Scottish growers in crisis as they face 3000-worker shortfall

March 24, 2020

Those who have lost their jobs due to coronavirus shutdowns are urged to consider a move into horticulture as berry growers struggle to prepare for this season’s harvest.

Photo source: Angus Soft Fruits

 

The nearly-20 members of the Angus Growers organisation produced more than 12,400 tonnes of fresh fruit for UK consumers last year.

 

The sector is largely reliant on overseas labourers, thousands of whom perform seasonal jobs in Scotland every year.

 

But this year bosses believe they are 80% short of the required workforce as Covid-19 travel restrictions prevent those from other countries from coming back again.

 

Last week the UK Government confirmed workers involved in food production, processing, delivery and sale would be classed as critical workers in a bid to ensure supplies do not dry up.

 

Now Angus Growers is targeting newly-redundant workers to get its produce to shop shelves.

 

The collective says it is taking steps to ensure operations comply with coronavirus social distancing guidance.

 

Soft fruit grower James Porter, who is also horticulture chair of farmers union NFU Scotland, said: “The health and well-being of our staff is of paramount importance, and we are following the latest UK and Scottish Government advice and guidelines relating to Covid-19. This includes restricting access to sites to essential visitors only, controlling who comes in and out, splitting a farm’s workforce into teams and keeping these teams isolated from one another, social distancing, site lock down measures and disinfecting procedures.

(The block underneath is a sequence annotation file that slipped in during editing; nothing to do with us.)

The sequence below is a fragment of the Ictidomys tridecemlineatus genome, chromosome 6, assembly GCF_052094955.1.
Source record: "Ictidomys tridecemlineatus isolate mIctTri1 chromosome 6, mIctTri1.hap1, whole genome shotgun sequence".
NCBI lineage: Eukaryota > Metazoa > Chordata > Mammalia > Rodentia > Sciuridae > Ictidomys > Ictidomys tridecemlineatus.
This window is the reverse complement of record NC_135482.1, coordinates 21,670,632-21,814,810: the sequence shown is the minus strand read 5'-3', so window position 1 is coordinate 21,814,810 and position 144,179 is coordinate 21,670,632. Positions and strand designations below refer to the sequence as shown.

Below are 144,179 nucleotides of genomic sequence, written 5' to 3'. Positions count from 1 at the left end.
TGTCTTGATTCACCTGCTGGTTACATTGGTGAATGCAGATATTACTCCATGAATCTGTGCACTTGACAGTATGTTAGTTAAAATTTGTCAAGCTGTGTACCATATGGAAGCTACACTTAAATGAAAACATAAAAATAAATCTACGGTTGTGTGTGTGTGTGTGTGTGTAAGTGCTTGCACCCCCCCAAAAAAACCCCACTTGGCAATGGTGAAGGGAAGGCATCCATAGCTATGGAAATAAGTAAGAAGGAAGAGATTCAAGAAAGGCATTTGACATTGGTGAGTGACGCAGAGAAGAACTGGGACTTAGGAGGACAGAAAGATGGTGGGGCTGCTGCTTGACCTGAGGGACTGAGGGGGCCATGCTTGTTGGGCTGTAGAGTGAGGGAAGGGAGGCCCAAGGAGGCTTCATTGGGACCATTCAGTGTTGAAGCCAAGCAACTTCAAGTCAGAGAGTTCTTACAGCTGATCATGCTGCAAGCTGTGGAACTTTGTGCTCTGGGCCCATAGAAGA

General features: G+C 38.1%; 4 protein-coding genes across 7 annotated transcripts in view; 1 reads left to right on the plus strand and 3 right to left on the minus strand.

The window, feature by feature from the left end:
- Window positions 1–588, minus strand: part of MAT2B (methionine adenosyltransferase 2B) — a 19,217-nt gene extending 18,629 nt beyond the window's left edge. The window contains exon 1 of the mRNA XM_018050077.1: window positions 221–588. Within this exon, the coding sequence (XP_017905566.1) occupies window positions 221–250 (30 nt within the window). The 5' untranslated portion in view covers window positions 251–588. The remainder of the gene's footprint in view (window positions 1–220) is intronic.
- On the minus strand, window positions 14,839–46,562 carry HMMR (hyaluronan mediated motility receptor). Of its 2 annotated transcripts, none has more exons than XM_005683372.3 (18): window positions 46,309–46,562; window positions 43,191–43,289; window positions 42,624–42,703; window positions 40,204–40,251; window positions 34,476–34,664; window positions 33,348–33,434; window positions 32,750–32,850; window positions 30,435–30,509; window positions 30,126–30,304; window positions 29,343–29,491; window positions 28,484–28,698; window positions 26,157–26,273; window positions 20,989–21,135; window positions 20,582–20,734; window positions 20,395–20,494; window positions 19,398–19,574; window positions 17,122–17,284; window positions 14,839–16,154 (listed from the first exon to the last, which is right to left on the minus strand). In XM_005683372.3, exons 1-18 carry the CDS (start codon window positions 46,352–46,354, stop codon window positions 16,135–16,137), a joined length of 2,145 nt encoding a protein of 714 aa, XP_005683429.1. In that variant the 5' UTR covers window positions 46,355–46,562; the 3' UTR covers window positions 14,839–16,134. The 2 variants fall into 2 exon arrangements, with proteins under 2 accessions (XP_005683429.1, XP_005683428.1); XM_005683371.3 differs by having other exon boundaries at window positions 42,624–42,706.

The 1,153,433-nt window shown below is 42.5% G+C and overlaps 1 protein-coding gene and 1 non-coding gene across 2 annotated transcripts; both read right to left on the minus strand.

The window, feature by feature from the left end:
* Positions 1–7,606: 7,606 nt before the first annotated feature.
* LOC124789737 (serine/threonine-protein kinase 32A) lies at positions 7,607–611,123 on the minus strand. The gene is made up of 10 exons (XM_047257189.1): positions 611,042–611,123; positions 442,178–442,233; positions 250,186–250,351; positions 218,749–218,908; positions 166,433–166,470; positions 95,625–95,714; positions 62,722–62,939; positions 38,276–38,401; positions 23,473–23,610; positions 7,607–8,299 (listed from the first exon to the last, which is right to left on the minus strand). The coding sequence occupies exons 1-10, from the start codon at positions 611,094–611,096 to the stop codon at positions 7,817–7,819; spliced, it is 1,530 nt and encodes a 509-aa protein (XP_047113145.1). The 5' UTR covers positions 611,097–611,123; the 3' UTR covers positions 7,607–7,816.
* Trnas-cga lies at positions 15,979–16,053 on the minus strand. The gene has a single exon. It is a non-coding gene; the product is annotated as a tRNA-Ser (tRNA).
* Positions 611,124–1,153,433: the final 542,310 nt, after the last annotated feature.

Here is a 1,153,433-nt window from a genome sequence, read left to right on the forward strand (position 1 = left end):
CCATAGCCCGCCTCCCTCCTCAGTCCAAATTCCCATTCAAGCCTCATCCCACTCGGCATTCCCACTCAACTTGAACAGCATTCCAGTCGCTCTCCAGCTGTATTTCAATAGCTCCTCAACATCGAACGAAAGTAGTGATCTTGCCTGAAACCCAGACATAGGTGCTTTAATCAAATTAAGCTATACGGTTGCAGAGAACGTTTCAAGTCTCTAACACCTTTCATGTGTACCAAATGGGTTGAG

“Thankfully, the risk of spread among farm workers is relatively low due to the open-air nature of harvesting activity.

 

“Farms, unlike offices, are large places where people can spread out.

 

“We want to reassure the public that if any workers do develop symptoms and need to self-isolate, farm accommodation is in “caravan park” style permanent units sleeping three or four persons, which means anyone suffering symptoms can isolate easily in a dedicated unit and have food brought to them for the period of time needed.

 

“There is an opportunity here for us all to work together to feed our nation. We desperately need workers to help us harvest our berries and ensure the UK public can enjoy healthy, nutritious food during this period of uncertainty.”

 

The crops include strawberries, raspberries, brambles and cherries. Porter said: “We are entering an unprecedented time. As restrictions on our day-to-day lives increase and challenges build, the Scottish horticultural industry has a critical role to play in helping us maintain our health and nutritional well-being.

 

“For many years the Scottish berry industry has relied on recruiting workers from mainland Europe to provide seasonal labour to pick our crops due to a severe lack of availability of local workers. Due to ever growing travel restrictions aimed at limiting the spread of the coronavirus, we are now facing a shortfall of almost 80% of the workers required in Scotland to pick our crops this season.

 

“I know that many people are facing redundancy across the travel and hospitality industries and I would encourage anyone who is looking for work to visit our new dedicated recruitment site and apply.”

 

Source: The National

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